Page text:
According to Khong, residential properties in Setapak generally see stable demand as there is a population of 293,280 (as at 2010) residing in this area. The largest segment of landed properties is terraced houses, which make up about 88% of the total landed transactions, followed by semi-detached and detached houses at 4% and 8% respectively.
“Owing to the scarcity of land, there have been no new offerings of such products in the vicinity,” he says, adding that such properties are usually sold on the secondary market, with a limited number of transactions.
Wong says there were some 1-storey semidees in the older parts of Taman Air Panas that transacted for RM350,000. The price reflects their age and tenure of about 33 years remaining on their lease.
Owing to Kuala Lumpur City Hall’s (DBKL) guidelines on the renovation of landed properties, which allows existing 1-storey terraced houses to be rebuilt/redeveloped into 2- or 3-storey houses, more buyers are now keen to purchase an old terraced house in Setapak for redevelopment and to increase the gross floor area.
Transaction data provided by Savills Research show that 1-, 2- and 3-storey terraced houses in Setapak Garden with built-ups of 800 to 2,575 sq ft were transacted at RM460,000 to RM1.2 million from 2018 to 2020. One-storey terraced houses with a built-up of 800 sq ft in Setapak Indah were sold for RM400,000 to RM580,000 in 2018 and 2019, and one unit at RM540,000 in 2020, while two-storey terraced houses with built-ups of 1,500 to 2,000 sq ft were transacted at RM570,000 to RM650,000 in 2018 and 2019. Monthly rents ranged from RM1,300 to RM2,800, offering a yield of 2.5% to 3.3% per annum.
One-storey semidees (2,000 sq ft) in Setapak Green were sold for RM800,000 to RM870,000 in 2018 and 2019, and one unit at RM700,000 in 2020, while 2-storey detached houses with a built-up of 2,600 sq ft went for RM1.46 million to RM1.55 million in 2018 and 2019.
One-storey detached houses with a built-up of 1,700 sq ft in Taman P Ramlee were transacted at RM1.2 million to RM1.6 million in 2018 and 2019, and one unit at RM1.3 million in 2020. Rents are RM2,000 to RM3,000 a month, which translate into a yield of 2% to 2.3% a year.
As for the high-rises, Khong says about 47.3% of the overall transactions on the secondary market are apartments, with built-ups of 800 to 1,199 sq ft being the most popular segment. This is followed by larger units with built-ups of 1,200 to 1,599 sq ft, at 34.2%.
Wong says the prices of high-rises in the area have been relatively stable, depending on the type of development. Some transactions have increased in price while others have experienced a slight softening, but all within a narrow band. The asking prices of high-rises usually range from RM350 to RM550 psf.
As for the incoming supply from ongoing projects in the area, the take-up rate is still relatively strong despite the Covid-19 pandemic, says Khong, as this market segment is being shored up by low interest rates and the Home Ownership Campaign that was extended until Dec 31 this year.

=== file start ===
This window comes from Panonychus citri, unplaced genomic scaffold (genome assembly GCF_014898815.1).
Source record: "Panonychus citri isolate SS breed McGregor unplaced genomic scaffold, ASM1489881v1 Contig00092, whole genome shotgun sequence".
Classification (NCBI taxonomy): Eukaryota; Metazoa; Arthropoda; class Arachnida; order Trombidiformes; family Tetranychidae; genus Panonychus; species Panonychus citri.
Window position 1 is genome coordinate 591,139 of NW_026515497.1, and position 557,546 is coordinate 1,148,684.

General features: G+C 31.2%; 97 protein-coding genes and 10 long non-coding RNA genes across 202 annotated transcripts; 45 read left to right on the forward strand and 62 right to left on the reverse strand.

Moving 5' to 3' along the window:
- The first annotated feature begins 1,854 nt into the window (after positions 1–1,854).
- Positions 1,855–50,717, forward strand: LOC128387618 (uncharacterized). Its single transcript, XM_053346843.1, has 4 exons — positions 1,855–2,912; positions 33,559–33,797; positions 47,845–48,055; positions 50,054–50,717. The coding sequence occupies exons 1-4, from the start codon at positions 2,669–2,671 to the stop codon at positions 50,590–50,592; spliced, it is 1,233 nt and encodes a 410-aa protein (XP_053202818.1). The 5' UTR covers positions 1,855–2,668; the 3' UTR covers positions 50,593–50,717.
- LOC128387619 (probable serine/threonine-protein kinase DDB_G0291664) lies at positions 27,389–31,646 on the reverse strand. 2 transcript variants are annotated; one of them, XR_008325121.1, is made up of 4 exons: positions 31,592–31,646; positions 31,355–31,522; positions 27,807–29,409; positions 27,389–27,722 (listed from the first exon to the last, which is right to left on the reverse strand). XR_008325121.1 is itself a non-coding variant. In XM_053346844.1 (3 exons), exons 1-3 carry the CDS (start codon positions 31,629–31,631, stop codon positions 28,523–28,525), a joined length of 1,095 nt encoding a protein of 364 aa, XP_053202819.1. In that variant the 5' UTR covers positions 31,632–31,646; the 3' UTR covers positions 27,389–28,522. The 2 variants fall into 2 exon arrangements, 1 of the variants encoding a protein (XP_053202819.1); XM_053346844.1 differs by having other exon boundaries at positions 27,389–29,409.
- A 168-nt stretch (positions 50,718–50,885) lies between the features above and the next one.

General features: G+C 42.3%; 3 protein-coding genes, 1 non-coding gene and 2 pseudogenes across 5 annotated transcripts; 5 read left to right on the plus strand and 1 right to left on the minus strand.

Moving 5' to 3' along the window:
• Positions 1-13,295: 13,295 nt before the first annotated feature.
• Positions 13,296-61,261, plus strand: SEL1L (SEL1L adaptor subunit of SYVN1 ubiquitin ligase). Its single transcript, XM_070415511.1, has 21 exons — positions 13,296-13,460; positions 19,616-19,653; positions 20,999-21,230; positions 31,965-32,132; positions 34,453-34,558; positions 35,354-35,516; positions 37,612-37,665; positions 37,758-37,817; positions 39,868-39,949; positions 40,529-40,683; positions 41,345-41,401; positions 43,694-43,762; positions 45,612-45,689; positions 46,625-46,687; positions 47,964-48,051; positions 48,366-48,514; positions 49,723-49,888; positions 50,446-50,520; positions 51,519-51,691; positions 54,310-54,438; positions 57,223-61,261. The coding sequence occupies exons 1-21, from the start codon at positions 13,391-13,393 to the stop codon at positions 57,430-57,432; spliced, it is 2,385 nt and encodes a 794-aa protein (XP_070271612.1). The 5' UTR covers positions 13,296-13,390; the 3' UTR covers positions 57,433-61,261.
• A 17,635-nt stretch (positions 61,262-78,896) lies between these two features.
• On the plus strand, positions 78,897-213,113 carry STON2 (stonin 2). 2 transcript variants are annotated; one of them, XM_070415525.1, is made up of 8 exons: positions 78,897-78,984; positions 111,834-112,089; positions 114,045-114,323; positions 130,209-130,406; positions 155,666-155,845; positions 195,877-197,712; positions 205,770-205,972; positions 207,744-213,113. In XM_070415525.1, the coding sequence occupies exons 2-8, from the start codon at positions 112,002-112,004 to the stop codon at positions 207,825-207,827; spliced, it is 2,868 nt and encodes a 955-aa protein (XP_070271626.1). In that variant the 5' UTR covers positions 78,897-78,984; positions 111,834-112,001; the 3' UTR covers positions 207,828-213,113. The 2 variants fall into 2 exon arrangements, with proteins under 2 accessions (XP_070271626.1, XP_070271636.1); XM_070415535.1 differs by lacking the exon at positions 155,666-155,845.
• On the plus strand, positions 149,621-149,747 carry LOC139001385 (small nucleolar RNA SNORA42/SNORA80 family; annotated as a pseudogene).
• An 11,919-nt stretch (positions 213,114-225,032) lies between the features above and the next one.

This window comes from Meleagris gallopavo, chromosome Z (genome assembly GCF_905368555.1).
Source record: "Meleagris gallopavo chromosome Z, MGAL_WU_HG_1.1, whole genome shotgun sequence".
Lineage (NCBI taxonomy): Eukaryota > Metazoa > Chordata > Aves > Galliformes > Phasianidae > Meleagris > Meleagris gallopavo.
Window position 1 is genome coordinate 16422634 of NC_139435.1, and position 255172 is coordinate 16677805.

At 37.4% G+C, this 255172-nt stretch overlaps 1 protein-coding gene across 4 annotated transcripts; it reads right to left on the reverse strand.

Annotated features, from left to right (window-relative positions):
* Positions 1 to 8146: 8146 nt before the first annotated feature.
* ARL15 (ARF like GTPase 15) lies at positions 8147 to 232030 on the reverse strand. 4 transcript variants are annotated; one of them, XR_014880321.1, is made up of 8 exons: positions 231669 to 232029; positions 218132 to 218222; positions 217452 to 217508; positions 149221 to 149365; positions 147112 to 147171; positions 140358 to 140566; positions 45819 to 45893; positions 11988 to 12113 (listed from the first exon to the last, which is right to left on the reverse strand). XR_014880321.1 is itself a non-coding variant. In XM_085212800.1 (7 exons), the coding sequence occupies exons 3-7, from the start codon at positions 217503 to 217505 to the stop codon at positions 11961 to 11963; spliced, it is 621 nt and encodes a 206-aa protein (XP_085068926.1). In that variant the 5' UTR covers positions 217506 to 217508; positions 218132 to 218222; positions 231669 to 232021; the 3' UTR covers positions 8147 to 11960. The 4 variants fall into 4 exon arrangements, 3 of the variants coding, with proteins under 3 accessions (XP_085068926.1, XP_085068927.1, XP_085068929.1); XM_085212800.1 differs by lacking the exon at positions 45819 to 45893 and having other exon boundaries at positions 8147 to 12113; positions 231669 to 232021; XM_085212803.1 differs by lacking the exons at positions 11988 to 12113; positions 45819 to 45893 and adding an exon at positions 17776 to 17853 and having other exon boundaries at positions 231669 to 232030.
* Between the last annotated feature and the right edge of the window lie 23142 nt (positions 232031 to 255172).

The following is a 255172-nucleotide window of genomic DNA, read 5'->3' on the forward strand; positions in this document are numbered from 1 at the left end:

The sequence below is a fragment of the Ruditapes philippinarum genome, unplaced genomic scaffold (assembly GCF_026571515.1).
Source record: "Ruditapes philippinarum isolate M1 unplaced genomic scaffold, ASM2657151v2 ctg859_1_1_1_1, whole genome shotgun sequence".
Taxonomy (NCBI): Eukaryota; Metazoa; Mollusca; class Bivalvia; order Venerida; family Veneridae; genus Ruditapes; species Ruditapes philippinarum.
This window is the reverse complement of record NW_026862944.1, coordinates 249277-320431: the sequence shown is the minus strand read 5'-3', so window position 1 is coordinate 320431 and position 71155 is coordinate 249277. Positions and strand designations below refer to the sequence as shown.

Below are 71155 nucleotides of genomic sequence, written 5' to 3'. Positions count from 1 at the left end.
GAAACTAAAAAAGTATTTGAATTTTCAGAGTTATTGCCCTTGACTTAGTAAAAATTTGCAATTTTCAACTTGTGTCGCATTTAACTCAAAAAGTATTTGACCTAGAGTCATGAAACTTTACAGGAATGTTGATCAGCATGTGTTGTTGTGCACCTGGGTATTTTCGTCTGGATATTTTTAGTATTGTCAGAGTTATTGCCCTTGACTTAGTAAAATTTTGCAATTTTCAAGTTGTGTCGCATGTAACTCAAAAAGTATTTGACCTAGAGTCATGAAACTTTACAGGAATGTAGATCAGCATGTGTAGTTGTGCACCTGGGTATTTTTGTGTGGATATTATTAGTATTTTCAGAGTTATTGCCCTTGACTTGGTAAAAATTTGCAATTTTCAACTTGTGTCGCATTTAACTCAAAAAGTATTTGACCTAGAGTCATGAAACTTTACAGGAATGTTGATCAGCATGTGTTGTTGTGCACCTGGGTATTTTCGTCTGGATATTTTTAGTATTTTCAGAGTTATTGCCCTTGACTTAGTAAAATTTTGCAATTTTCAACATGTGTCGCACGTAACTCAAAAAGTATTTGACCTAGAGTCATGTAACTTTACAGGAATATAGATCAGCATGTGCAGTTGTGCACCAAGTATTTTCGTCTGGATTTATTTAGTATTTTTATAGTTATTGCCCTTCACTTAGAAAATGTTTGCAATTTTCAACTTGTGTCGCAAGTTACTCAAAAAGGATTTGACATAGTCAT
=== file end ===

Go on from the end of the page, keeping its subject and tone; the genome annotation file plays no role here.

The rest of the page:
“The 2-bedroom units, with an average built-up of 908 sq ft, were sold for RM464 psf in 2020, while the 3, 3+1 and 4-bedroom units, with an average built-up of 1,053 to 1,293 sq ft, were transacted at RM339 to RM379 psf from 2018 to 2020. Asking rents are currently RM1.18 to RM1.38 psf per month, giving a yield of 3.5% to 4.3% a year,” he adds.
In the commercial sector, Savills Research data shows that the ground floor shops in Diamond Square with built-ups of 1,400 to 1,550 sq ft were sold for RM550 to RM580 psf in 2018 and 2019, while the upper floors with built-ups of 840 to 980 sq ft were transacted at between RM200 and RM380 psf from 2018 to 2020.
In 2018 and 2019, the ground floor shops in Platinum Walk, with a built-up of 1,131 sq ft, were transacted at RM1,000 to RM1,400 psf, whereas those on the first and second floors, with built-ups of 1,100 to 1,200 sq ft, were transacted between RM360 and RM460 psf in 2018 and 2019.
“The 3-storey en bloc shopoffices in Plaza CrystalVille have a built-up of 4,414 sq ft and were transacted at RM465 psf in 2018 and 2019. As for the shops in Platinum Mondrian PV128, the 2,045 sq ft ground floor units were transacted at RM685 to RM1,175 psf in 2018 and 2019, while the first floor units, with a built-up of 1,302 sq ft, were sold for RM385 psf during the period,” says Khong.
“The ground floor units command rents of RM2 to RM4.50 psf. The higher the unit, the lower the rent, with the upper floors fetching only RM1 to RM1.30 psf per month, which translates into a yield of 2.7% to 5% a year.”
Wong says the outlook for Setapak appears positive due to its proximity to the city centre, its relatively affordable property prices and the improvement of infrastructure.
Khong agrees, stating that the area will benefit from the upcoming MRT Line 3, which will enhance rail connectivity from Setapak, linking to key growth areas such as the Tun Razak Exchange, Mid Valley City and KL Sentral. “Properties in the area are expected to remain relatively resilient due to the strong middle-class demand and big catchment area, good existing and new infrastructure facilities, as well as the continuation of job opportunities in the city centre.”